Academic journal article Bulletin of the World Health Organization

Knowledge of Mosquitos in Relation to Public and Domestic Control Activities in the Cities of Dar Es Salaam and Tanga

Academic journal article Bulletin of the World Health Organization

Knowledge of Mosquitos in Relation to Public and Domestic Control Activities in the Cities of Dar Es Salaam and Tanga

Article excerpt


Most organized mosquito control strategies require public support of one kind or another, and the extent of people's cooperation can determine the success or failure of the entire campaign[1]. To be successful and sustainable, therefore, an intervention has to meet the expectations of both the public health planners and the local people.

Community reactions to vector control are greatly influenced by the perceived impact of interventions on insect pests and nuisance-biting[2, 3]. In rural areas of Africa, Anopheles mosquitos are responsible not only for the transmission of malaria and filariasis, but also for most of the nuisance-biting at night. There is therefore no practical need to distinguish between the problems of nuisance-biting and disease transmission. In urban areas, on the other hand, anophelines are relatively rare. This is because they breed in unpolluted breeding sites - sunlit puddles, pools and ricefields in the case of Anopheles gambiae s.l., and swamps in the case of A. funestus. In towns, of course, most such places are either built over or polluted, and organic pollution favours another mosquito, Culex quinquefasciatus, which can transmit filariasis but not malaria parasites. This species breeds abundantly in pit latrines, soakage pits, and in drains blocked by rubbish[4]. Several studies indicate that it greatly outnumbers malaria vectors, often by more than 100 to 1 in African towns and cities[5, 9].

Malaria is none the less an important public health problem, even in towns, firstly because A. gambiae is such an efficient vector, and secondly because urban residents, being less exposed, tend to be less immune than their rural counterparts[10-13]. In Dar es Salaam, for example, malaria reportedly accounts for 13% of outpatient attendances, nearly 10% of admissions, and over 5% of hospital deaths.(a)

The contrast between the mosquitos of urban and rural areas turns out to be a mixed blessing for urban health planners. On the one hand, Anopheles breeding sites in urban areas tend to be fewer, easier to identify and more accessible than those in the countryside, and well-targeted attacks can therefore achieve a worthwhile degree of control; this would be unthinkable in most rural areas, where breeding sites, are numerous, shifting, and scattered all over the countryside. The good news for town dwellers, therefore, is that malaria is potentially more manageable by environmental control measures in towns than in the country. The bad news is that actions directed against urban malaria vectors will usually have little effect on nuisance-biting, which in towns is mainly due to other mosquitos breeding in other places.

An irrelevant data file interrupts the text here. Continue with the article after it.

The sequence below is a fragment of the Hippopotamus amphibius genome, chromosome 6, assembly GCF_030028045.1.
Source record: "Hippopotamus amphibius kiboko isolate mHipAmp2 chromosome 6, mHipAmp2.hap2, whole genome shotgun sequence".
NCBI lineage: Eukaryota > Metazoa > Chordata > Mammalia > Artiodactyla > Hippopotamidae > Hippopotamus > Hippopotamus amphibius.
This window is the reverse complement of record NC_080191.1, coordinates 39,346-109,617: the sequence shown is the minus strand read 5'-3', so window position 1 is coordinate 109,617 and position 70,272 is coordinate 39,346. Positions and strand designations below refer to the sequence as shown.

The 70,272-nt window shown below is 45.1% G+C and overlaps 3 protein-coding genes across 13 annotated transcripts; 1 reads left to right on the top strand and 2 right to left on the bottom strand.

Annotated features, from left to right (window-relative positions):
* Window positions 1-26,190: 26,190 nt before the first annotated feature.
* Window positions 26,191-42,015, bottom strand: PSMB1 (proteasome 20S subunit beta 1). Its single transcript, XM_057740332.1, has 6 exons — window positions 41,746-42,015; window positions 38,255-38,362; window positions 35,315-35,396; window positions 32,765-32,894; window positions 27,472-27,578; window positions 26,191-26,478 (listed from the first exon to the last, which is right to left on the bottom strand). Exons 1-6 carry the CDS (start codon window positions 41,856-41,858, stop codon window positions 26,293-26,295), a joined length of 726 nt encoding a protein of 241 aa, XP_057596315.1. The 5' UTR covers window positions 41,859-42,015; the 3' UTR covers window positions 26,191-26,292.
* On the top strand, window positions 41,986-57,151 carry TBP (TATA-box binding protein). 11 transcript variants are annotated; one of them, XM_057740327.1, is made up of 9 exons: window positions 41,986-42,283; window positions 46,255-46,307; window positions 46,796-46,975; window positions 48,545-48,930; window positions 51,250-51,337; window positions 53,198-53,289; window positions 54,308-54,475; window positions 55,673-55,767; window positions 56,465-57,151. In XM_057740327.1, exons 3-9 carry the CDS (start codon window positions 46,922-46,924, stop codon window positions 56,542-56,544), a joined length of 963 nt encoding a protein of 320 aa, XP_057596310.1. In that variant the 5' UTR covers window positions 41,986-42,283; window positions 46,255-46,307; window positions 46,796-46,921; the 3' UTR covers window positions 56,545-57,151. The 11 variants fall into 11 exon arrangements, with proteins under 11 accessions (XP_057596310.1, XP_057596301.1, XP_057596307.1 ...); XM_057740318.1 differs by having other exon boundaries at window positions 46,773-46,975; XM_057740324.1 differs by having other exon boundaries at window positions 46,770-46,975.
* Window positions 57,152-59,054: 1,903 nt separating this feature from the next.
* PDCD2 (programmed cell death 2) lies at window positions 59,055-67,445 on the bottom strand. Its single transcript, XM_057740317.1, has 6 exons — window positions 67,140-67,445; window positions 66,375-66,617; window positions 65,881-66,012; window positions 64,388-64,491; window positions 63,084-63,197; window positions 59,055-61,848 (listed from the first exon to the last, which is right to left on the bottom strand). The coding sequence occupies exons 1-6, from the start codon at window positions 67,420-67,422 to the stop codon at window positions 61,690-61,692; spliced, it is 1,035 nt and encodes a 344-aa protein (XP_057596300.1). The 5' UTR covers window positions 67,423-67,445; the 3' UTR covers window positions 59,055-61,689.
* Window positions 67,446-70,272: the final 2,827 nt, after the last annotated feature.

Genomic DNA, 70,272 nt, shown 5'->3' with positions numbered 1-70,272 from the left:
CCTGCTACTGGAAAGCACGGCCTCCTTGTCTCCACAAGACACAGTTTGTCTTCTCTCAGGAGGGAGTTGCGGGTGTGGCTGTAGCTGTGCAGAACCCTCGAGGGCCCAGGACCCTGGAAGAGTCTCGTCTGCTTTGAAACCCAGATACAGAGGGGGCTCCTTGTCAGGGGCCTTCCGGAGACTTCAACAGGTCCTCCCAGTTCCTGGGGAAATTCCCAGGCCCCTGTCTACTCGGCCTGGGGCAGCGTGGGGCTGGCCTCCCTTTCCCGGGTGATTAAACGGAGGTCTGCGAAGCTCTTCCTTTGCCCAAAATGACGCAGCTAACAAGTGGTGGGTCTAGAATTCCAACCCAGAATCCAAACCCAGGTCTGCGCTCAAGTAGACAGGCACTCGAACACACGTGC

Nevertheless, malaria takes precedence over all other mosquito-related problems, from the point of view of public health authorities[14]. Do residents share this sense of priority? This question was recently addressed by an Urban Malaria Control Project (UMCP), which has been carrying out chemical larviciding and residual house-spraying against malaria vector mosquitos in the cities of Dar es Salaam and Tanga in the United Republic of Tanzania. By 1990, there were already signs in the press and elsewhere that public support for mosquito control efforts was warning. Project staff noted that "people are becoming reluctant and uncooperative in the question of self-help, leading to minimal community participation in vector control, e.g., clearing drains, taking out their goods during residual house spraying, etc." (unpublished report of the UMCP, 1990). One suggested explanation for this lack of support was that residents had seen no reduction in nuisance-biting.

We therefore undertook a qualitative study of the knowledge, attitudes and practice of residents towards mosquitos and mosquito control measures. Our methods and findings are described in this article.


Study areas

Dar es Salaam and Tanga are both located on the Tanzanian coast. …

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